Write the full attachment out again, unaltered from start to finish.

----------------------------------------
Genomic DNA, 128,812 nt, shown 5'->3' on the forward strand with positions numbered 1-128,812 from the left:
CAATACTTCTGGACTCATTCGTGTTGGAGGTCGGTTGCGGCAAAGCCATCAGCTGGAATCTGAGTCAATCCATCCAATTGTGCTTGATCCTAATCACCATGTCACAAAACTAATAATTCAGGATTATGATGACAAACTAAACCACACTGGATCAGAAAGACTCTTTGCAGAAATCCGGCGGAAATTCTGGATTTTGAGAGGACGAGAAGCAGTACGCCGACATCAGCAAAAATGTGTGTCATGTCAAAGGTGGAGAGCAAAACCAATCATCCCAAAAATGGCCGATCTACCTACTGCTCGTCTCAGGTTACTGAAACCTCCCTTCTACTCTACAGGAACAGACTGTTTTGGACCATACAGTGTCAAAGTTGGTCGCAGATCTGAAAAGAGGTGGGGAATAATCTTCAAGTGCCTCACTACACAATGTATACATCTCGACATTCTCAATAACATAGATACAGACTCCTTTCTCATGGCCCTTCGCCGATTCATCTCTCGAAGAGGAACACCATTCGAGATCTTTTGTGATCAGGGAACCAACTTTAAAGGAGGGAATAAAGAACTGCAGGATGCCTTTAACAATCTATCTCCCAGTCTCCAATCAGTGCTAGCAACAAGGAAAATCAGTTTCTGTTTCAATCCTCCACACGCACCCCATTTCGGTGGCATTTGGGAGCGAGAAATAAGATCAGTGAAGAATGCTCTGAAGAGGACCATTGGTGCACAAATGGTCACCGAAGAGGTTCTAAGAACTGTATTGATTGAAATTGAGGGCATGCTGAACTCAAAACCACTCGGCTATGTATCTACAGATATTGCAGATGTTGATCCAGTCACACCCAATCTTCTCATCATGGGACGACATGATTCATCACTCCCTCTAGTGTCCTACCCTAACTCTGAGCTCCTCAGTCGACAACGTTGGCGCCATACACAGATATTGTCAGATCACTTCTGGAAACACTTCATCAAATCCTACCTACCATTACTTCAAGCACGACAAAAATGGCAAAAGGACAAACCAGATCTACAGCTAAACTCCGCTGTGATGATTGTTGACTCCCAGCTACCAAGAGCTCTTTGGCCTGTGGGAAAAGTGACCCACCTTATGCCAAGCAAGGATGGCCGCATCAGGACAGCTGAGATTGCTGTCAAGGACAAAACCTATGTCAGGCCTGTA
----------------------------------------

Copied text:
Genomic DNA, 128,812 nt, shown 5'->3' on the forward strand with positions numbered 1-128,812 from the left:
CAATACTTCTGGACTCATTCGTGTTGGAGGTCGGTTGCGGCAAAGCCATCAGCTGGAATCTGAGTCAATCCATCCAATTGTGCTTGATCCTAATCACCATGTCACAAAACTAATAATTCAGGATTATGATGACAAACTAAACCACACTGGATCAGAAAGACTCTTTGCAGAAATCCGGCGGAAATTCTGGATTTTGAGAGGACGAGAAGCAGTACGCCGACATCAGCAAAAATGTGTGTCATGTCAAAGGTGGAGAGCAAAACCAATCATCCCAAAAATGGCCGATCTACCTACTGCTCGTCTCAGGTTACTGAAACCTCCCTTCTACTCTACAGGAACAGACTGTTTTGGACCATACAGTGTCAAAGTTGGTCGCAGATCTGAAAAGAGGTGGGGAATAATCTTCAAGTGCCTCACTACACAATGTATACATCTCGACATTCTCAATAACATAGATACAGACTCCTTTCTCATGGCCCTTCGCCGATTCATCTCTCGAAGAGGAACACCATTCGAGATCTTTTGTGATCAGGGAACCAACTTTAAAGGAGGGAATAAAGAACTGCAGGATGCCTTTAACAATCTATCTCCCAGTCTCCAATCAGTGCTAGCAACAAGGAAAATCAGTTTCTGTTTCAATCCTCCACACGCACCCCATTTCGGTGGCATTTGGGAGCGAGAAATAAGATCAGTGAAGAATGCTCTGAAGAGGACCATTGGTGCACAAATGGTCACCGAAGAGGTTCTAAGAACTGTATTGATTGAAATTGAGGGCATGCTGAACTCAAAACCACTCGGCTATGTATCTACAGATATTGCAGATGTTGATCCAGTCACACCCAATCTTCTCATCATGGGACGACATGATTCATCACTCCCTCTAGTGTCCTACCCTAACTCTGAGCTCCTCAGTCGACAACGTTGGCGCCATACACAGATATTGTCAGATCACTTCTGGAAACACTTCATCAAATCCTACCTACCATTACTTCAAGCACGACAAAAATGGCAAAAGGACAAACCAGATCTACAGCTAAACTCCGCTGTGATGATTGTTGACTCCCAGCTACCAAGAGCTCTTTGGCCTGTGGGAAAAGTGACCCACCTTATGCCAAGCAAGGATGGCCGCATCAGGACAGCTGAGATTGCTGTCAAGGACAAAACCTATGTCAGGCCTGTA